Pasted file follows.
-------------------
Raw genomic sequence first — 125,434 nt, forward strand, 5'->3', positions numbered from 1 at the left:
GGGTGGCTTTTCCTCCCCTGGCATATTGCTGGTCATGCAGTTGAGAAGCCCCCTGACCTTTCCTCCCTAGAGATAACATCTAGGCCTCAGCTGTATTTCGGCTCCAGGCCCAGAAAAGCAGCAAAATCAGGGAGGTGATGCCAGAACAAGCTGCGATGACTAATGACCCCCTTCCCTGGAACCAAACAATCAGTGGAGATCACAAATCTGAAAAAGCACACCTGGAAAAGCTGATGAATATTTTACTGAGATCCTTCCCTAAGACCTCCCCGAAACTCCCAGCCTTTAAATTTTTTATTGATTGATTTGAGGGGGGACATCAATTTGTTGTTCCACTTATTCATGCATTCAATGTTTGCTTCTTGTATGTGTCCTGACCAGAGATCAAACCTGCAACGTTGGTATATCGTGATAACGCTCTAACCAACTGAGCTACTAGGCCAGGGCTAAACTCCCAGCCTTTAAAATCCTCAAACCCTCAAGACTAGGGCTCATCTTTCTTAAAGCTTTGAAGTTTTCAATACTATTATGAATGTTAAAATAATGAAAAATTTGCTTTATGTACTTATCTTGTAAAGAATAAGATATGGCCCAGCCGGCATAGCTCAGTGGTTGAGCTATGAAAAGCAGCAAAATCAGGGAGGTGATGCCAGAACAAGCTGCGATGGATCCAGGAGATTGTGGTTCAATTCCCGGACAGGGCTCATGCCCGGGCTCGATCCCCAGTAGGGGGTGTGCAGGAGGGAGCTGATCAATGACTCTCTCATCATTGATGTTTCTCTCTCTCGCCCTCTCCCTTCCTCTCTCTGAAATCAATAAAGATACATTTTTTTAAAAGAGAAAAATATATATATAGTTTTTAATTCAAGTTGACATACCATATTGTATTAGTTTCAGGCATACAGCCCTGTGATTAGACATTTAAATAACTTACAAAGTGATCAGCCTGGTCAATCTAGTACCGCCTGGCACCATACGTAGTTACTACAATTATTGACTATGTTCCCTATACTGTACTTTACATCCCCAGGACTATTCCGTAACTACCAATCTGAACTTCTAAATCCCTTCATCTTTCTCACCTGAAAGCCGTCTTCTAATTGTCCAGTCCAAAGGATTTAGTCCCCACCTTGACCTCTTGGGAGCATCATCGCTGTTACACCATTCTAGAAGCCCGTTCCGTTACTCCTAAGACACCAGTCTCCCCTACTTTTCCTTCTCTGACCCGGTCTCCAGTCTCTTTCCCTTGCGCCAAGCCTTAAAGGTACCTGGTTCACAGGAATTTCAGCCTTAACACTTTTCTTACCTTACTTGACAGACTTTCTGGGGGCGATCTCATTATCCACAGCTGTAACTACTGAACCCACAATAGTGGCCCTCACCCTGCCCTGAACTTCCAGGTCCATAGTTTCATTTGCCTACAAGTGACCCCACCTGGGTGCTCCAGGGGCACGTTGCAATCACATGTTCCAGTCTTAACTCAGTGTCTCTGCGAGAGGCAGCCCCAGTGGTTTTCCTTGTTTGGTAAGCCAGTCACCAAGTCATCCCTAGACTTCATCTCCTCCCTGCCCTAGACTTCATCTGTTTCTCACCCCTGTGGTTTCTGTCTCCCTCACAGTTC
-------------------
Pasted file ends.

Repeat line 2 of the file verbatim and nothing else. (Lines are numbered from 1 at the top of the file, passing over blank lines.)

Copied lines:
GGGTGGCTTTTCCTCCCCTGGCATATTGCTGGTCATGCAGTTGAGAAGCCCCCTGACCTTTCCTCCCTAGAGATAACATCTAGGCCTCAGCTGTATTTCGGCTCCAGGCCCAGAAAAGCAGCAAAATCAGGGAGGTGATGCCAGAACAAGCTGCGATGACTAATGACCCCCTTCCCTGGAACCAAACAATCAGTGGAGATCACAAATCTGAAAAAGCACACCTGGAAAAGCTGATGAATATTTTACTGAGATCCTTCCCTAAGACCTCCCCGAAACTCCCAGCCTTTAAATTTTTTATTGATTGATTTGAGGGGGGACATCAATTTGTTGTTCCACTTATTCATGCATTCAATGTTTGCTTCTTGTATGTGTCCTGACCAGAGATCAAACCTGCAACGTTGGTATATCGTGATAACGCTCTAACCAACTGAGCTACTAGGCCAGGGCTAAACTCCCAGCCTTTAAAATCCTCAAACCCTCAAGACTAGGGCTCATCTTTCTTAAAGCTTTGAAGTTTTCAATACTATTATGAATGTTAAAATAATGAAAAATTTGCTTTATGTACTTATCTTGTAAAGAATAAGATATGGCCCAGCCGGCATAGCTCAGTGGTTGAGCTATGAAAAGCAGCAAAATCAGGGAGGTGATGCCAGAACAAGCTGCGATGGATCCAGGAGATTGTGGTTCAATTCCCGGACAGGGCTCATGCCCGGGCTCGATCCCCAGTAGGGGGTGTGCAGGAGGGAGCTGATCAATGACTCTCTCATCATTGATGTTTCTCTCTCTCGCCCTCTCCCTTCCTCTCTCTGAAATCAATAAAGATACATTTTTTTAAAAGAGAAAAATATATATATAGTTTTTAATTCAAGTTGACATACCATATTGTATTAGTTTCAGGCATACAGCCCTGTGATTAGACATTTAAATAACTTACAAAGTGATCAGCCTGGTCAATCTAGTACCGCCTGGCACCATACGTAGTTACTACAATTATTGACTATGTTCCCTATACTGTACTTTACATCCCCAGGACTATTCCGTAACTACCAATCTGAACTTCTAAATCCCTTCATCTTTCTCACCTGAAAGCCGTCTTCTAATTGTCCAGTCCAAAGGATTTAGTCCCCACCTTGACCTCTTGGGAGCATCATCGCTGTTACACCATTCTAGAAGCCCGTTCCGTTACTCCTAAGACACCAGTCTCCCCTACTTTTCCTTCTCTGACCCGGTCTCCAGTCTCTTTCCCTTGCGCCAAGCCTTAAAGGTACCTGGTTCACAGGAATTTCAGCCTTAACACTTTTCTTACCTTACTTGACAGACTTTCTGGGGGCGATCTCATTATCCACAGCTGTAACTACTGAACCCACAATAGTGGCCCTCACCCTGCCCTGAACTTCCAGGTCCATAGTTTCATTTGCCTACAAGTGACCCCACCTGGGTGCTCCAGGGGCACGTTGCAATCACATGTTCCAGTCTTAACTCAGTGTCTCTGCGAGAGGCAGCCCCAGTGGTTTTCCTTGTTTGGTAAGCCAGTCACCAAGTCATCCCTAGACTTCATCTCCTCCCTGCCCTAGACTTCATCTGTTTCTCACCCCTGTGGTTTCTGTCTCCCTCACAGTTC